time lost waiting for the making up of a full truck load. It also claims a unique service for less-than-truckload shipments of central Virginians who ship commodities to southwest Virginia and Kentucky and who otherwise would suffer long delays on deliveries or would be obliged to ship by special truck at higher rates. While these considerations are not controlling, they throw light on petitioner's claim of bona fides.' Against this was proof by Virginia, 359 U.S. p. 175, 79 S. Ct. p. 717, 3 L. Ed. 2d 717, '* * * that petitioner's routes were circuitous and often long, sometimes exceeding twice the shortest possible route. However, it offered no direct evidence of bad faith on the part of petitioner in moving its traffic through Bluefield, West Virginia.'
The Supreme Court made no attempt to decide the question of bad faith in Service because it was of the opinion and so held, 359 U.S. p. 177, 79 S. Ct. p. 718, 3 L. Ed. 2d 717: 'It appears clear that interpretations of federal certificates of this character should be made in the first instance by the authority issuing the certificate and upon whom the Congress has placed the responsibility of action.' The case was therefore reversed with the suggestion to the Commonwealth of Virginia that (359 p. 179, 79 S. Ct. p. 719, 3 L. Ed. 2d 717): 'If it believes that petitioner's operation is not bona fide interstate operation is not bona fide interstate its jurisdiction, it can avail itself of the remedy Congress has provided in the Act. Section 204(c), supra, note 2, authorizes the filing of a 'complaint in writing to the Commission by any * * * State board * * * (that) any * * * carrier * * *' has abused its certificate.' Generally regarding 'bona fide operation' see McDonald v. Thompson, 305 U.S. 263, 266, 59 S. Ct. 176, 83 L. Ed. 164 (1938); Eichholz v. Public Service Commission of Missouri, 306 U.S. 268, 274, 59 S. Ct. 532, 83 L. Ed. 641, Pet for rehrg. den. 306 U.S. 622, 59 S. Ct. 532, 83 L. Ed. 641 (1939).
In these actions Pennsylvania has followed the course charted by the Supreme Court. The latter in Service noted the finding of the Interstate Commerce Commission in its own Service declaratory opinion, 71 M.C.C. 304. The Commission there acted on the carrier's petition for a declaratory order interpreting its certificate. The Virginia Commission did not participate in that proceeding. The I.C.C. construed petitioner's certificate as authorizing Virginia to Virginia traffic routed through Bluefield, West Virgina. As to this, it states, as quoted in Service, Note 4, 359 U.S. p. 178, 79 S. Ct. p. 718, 3 L. Ed. 2d 717: 'In the absence of any showing that petitioner's use of its authorized route is a subterfuge to avoid State regulation, or other than a logical and normal operation through the carrier's headquarters, we are of the opinion that petitioner's operations, in the manner described, constitute bona fide transportation in interstate commerce.' There was no occasion under the circumstances for the Supreme Court to pass upon that rule in its Service opinion. It is, however, squarely before us now and is in our judgment a sound, fair test for evaluating the operations of the carriers with which we are concerned.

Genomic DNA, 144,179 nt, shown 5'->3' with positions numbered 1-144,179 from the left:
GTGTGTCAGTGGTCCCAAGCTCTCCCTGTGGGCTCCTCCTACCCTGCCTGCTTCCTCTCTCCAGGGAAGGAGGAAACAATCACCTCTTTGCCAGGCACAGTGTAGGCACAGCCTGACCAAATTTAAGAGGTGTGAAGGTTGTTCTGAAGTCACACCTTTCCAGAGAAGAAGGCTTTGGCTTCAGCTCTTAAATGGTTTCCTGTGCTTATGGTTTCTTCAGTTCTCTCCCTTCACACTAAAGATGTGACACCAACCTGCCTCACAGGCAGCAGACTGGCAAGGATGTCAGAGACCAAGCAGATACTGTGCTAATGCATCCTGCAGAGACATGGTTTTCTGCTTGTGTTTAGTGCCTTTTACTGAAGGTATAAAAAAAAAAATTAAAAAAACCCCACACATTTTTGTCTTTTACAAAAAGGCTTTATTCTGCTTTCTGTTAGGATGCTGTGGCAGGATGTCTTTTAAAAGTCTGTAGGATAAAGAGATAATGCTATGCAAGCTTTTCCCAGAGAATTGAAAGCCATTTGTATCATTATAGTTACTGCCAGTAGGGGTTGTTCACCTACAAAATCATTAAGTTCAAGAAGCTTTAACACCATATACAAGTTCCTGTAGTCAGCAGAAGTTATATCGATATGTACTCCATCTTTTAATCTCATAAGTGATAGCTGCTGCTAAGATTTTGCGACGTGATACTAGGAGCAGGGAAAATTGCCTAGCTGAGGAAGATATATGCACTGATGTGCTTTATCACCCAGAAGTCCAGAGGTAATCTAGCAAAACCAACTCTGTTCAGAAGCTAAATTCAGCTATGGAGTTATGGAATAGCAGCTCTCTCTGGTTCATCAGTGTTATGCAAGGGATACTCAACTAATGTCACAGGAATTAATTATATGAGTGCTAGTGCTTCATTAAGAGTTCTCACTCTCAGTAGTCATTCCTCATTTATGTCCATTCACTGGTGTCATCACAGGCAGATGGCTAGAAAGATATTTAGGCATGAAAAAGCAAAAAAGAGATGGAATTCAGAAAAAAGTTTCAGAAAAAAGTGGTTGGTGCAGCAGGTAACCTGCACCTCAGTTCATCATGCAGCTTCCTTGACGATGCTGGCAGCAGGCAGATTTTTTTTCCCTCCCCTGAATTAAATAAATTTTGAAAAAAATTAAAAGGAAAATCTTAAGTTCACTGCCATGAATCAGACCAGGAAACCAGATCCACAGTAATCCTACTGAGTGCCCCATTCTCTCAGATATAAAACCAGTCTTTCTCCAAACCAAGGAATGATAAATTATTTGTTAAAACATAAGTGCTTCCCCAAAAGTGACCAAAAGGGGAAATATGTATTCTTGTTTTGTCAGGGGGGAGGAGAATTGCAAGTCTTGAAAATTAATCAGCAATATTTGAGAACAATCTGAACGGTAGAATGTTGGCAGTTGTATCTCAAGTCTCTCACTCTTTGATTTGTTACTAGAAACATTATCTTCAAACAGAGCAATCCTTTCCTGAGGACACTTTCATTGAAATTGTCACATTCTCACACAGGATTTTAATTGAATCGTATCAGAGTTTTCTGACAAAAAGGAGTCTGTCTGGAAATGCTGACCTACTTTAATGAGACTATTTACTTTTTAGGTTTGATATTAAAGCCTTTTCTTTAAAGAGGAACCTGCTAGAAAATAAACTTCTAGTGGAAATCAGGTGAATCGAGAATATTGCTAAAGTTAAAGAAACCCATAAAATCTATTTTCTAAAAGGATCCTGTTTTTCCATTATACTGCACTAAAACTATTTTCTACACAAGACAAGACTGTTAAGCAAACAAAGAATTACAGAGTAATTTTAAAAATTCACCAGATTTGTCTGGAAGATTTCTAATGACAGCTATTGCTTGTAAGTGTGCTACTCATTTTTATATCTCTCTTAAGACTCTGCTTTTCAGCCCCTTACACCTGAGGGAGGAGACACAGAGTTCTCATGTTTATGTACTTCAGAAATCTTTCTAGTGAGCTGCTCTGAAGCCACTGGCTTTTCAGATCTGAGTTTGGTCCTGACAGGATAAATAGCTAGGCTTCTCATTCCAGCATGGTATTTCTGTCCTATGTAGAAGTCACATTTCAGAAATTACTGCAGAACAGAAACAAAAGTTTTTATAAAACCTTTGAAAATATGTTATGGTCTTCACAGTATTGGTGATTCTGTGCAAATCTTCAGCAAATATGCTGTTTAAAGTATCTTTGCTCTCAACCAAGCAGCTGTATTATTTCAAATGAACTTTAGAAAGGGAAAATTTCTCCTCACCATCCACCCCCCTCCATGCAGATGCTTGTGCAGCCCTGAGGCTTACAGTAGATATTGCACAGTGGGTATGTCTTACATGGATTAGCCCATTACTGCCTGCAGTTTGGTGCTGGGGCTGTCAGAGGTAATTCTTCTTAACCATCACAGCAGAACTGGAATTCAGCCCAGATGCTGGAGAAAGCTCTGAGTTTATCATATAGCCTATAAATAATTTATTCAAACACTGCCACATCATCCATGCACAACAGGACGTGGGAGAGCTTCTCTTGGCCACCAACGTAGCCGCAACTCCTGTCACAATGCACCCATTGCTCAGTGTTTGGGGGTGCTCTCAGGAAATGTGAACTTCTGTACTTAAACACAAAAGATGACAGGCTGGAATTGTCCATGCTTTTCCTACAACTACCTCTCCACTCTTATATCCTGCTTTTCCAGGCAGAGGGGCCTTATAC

From all of the evidence in these two suits the unavoidable conclusion is that the Hudson and Arrow routes involved are not logical and normal operations through their headquarters; that the use by Hudson and Arrow of their tacked on routes is a deliberate, calculated method employed by those carriers to avoid the unfavorable consequences to them of their intrastate Pennsylvania traffic coming within the rightful jurisdiction of the Utility Commission of that Commonwealth. Said evidence overwhelmingly points to those tacked on routes as artificial, contrived arrangements adopted by Hudson and Arrow in order to obtain desirable Pennsylvania intrastate business which would be otherwise unavailable to them. The record makes it very clear that we are here dealing not with bona fide transportation in interstate commerce but with a mystic maze route which is a more or less shrewd expedient designed solely to escape the control of the Pennsylvania Commission. In the full sense of the word, the operations are subterfuges.
It is strongly evident from the whole of the evidence that plaintiffs have abused their disputed certificates and that the Interstate Commerce Commission was justified in so finding and in issuing its cease and desist orders. This was appropriate action in accordance with the opinion of the Supreme Court in Service, supra, and with the mandate of the National Transportation Act 'to cooperate with the several States and the duly authorized officials thereof'. 49 U.S.C. Preamble to the Interstate Commerce Act.
The complaints will be dismissed.